Top 10 Things to Know About Hip Dysplasia in Dogs
Many dog owners fail to realize that dogs can develop musculoskeletal disorders just as much as people can. Hip dysplasia, a malfunction in the hip joint, is the most common skeletal condition in dogs. The risk for this condition is determined by various genetic and environmental factors and it seems to affect some breeds more than others. Keep reading to learn 10 things you didn’t know about hip dysplasia.
- Hip dysplasia is more common in large and giant breeds.
Though hip dysplasia does not seem to affect one gender more than the other, it is more common in large and giant breeds than in smaller dogs. The risk is even higher for large and giant breed puppies that grow too quickly – rapid growth can put excess strain on the bones and joints, increasing your dog’s risk for musculoskeletal issues in adulthood.
Related: What Is Hip Dysplasia In Dogs?
- Certain breeds have a genetic predisposition for hip dysplasia.
As you already know, large and giant breeds are more likely to develop hip dysplasia than smaller breeds but there are also specific breeds which have a higher rate of inheritance. Some of the breeds most likely to develop hip dysplasia include Saint Bernards, Great Danes, German Shepherds, Golden Retrievers and Labrador Retrievers.
- Hip dysplasia typically presents while the dog is still young and immature.
Early onset is common for hip dysplasia in dogs – it typically begins during the growth phase between 6 and 18 months of age. There are cases of late onset, mostly when hip dysplasia develops due to osteoarthritis which is a form of arthritis or joint inflammation characterized by deterioration of the joint.
Related: All About Elbow Dysplasia in Dogs
- Puppies that develop hip dysplasia usually don’t exhibit signs of pain.
Hip dysplasia often causes the femoral head (the head of the femur bone) to slip out of its place in the hip joint. Most dogs only experience pain when the bone is actually out of place, so it is uncommon for puppies to whine or cry in pain with this condition.
- Nutritional factors may affect the severity of hip dysplasia.
In recent years, a link has been formed between excess protein and calcium intake and hip dysplasia. Commercial dog food sometimes causes large and giant breeds to grow too quickly which predisposes them to skeletal problems like hip dysplasia. This is why it is important to purchase dog food formulated for your dog’s size.
- Diagnosis starts with a physical exam and x-rays.
Diagnosing hip dysplasia can sometimes be tricky because dogs may not exhibit symptoms except when the bone is actually out of place. Over time, however, repeated luxation can lead to inflammation and arthritis in the joint. Diagnosis typically starts with a physical exam, a review of your dog’s symptoms, and x-rays to confirm joint damage.
- In adulthood, dogs may show signs of rear end weakness.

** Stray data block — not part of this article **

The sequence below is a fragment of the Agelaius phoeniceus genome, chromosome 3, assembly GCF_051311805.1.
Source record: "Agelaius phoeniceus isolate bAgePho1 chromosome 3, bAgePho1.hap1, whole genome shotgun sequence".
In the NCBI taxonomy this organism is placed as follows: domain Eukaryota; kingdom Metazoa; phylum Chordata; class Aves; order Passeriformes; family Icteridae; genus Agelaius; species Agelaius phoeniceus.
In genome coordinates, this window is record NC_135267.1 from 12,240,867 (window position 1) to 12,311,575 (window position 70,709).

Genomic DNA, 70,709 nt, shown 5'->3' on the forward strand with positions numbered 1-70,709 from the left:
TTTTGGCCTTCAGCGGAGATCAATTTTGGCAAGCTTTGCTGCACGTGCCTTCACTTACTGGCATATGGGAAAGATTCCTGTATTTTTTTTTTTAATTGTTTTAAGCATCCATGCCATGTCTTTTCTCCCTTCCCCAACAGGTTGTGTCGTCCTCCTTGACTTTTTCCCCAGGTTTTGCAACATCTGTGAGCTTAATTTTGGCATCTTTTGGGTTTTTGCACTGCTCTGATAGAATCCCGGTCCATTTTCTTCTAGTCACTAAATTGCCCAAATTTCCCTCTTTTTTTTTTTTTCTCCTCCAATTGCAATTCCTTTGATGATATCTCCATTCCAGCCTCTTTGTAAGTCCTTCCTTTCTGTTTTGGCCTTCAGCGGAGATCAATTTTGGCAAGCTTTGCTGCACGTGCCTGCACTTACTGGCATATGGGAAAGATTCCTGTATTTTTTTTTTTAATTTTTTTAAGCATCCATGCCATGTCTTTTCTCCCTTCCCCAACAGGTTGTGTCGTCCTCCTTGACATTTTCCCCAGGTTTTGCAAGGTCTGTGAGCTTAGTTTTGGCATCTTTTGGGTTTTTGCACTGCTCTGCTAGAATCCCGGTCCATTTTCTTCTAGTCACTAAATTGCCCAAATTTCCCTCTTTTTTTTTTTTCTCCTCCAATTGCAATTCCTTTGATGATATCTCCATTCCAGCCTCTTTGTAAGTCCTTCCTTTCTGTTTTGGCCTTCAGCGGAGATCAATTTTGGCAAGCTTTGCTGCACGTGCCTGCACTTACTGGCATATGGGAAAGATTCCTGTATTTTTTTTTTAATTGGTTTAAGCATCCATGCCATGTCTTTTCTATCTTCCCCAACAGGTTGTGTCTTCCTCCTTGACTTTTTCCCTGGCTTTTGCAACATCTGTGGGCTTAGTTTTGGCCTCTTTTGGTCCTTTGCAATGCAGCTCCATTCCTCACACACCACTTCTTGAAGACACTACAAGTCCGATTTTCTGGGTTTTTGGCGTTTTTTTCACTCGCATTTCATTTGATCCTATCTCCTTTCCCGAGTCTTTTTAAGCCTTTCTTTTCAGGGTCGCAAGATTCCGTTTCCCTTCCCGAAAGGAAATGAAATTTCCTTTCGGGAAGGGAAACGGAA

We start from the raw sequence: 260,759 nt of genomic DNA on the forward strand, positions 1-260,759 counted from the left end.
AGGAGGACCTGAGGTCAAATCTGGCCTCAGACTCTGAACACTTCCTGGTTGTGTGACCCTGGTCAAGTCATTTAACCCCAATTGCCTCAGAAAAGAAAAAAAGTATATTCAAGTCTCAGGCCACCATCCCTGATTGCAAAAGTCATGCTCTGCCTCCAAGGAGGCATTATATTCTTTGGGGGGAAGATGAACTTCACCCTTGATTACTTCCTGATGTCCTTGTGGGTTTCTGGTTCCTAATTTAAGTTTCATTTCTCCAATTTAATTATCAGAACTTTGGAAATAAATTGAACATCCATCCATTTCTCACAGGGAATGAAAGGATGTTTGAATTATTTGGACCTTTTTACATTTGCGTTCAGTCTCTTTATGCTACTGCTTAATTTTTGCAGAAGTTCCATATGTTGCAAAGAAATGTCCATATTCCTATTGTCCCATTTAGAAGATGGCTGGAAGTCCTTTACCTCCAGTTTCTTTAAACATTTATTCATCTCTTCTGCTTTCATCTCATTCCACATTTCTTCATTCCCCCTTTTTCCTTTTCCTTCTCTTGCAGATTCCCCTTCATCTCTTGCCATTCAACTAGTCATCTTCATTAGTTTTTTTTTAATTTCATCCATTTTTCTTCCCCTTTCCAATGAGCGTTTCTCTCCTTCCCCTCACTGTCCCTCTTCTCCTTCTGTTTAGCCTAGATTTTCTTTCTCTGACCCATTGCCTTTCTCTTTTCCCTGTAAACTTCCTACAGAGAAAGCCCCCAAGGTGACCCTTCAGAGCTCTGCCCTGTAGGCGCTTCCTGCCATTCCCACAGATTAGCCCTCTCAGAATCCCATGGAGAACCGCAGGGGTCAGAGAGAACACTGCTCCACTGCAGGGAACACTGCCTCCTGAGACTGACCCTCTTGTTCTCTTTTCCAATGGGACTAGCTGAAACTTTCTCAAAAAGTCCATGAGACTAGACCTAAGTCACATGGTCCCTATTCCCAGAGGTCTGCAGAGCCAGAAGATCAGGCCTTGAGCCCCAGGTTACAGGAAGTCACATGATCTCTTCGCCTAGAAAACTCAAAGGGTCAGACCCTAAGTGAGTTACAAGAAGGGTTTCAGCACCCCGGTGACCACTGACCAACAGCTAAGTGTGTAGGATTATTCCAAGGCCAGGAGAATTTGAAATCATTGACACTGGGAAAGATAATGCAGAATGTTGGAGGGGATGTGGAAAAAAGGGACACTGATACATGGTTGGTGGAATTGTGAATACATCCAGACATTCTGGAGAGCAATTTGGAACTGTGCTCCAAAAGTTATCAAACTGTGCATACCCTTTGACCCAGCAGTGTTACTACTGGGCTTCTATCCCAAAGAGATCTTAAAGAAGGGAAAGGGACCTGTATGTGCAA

In cases where hip dysplasia doesn’t present when the dog is young, it can progress into osteoarthritis which may then produce symptoms such as rear end weakness. This is particularly common in dogs that are overweight or obese.
- In cases were surgery is not required, treatment can be done on an outpatient basis.
Whether or not your dog requires surgery will depend on his age, his size, and the severity of the condition. If surgery is not required (or recommended) outpatient physiotherapy may help to improve your dog’s use of the joint by decreasing stiffness and maintaining muscle strength.
- Swimming is an excellent therapy for hip dysplasia.
If your dog doesn’t need surgery, he may still require some form of therapy to improve his mobility and to strengthen the muscles that support the joint. Swimming is an excellent option because it is low impact and it will help your dog build muscle without further damaging the joint.
- You should not breed dogs that have hip dysplasia.
Because hip dysplasia is largely an inherited condition, it is important that dogs who develop the condition not be bred. If you know that your dog comes from a line that carries the disease, you should talk to your vet about way to prevent it or slow its progression.
If you suspect that your dog is suffering from hip dysplasia, you should contact your veterinarian. Your vet will be able to perform the necessary tests to confirm or rule out the diagnosis, at which point you can begin a course of treatment.
Kate Barrington is the loving owner of two cats (Bagel and Munchkin) and a noisy herd of guinea pigs. Having grown up with golden retrievers, Kate has a great deal of experience with dogs but labels herself a lover of all pets. Having received a Bachelor's degree in English, Kate has combined her love for pets and her passion for writing to create her own freelance writing business, specializing in the pet niche.
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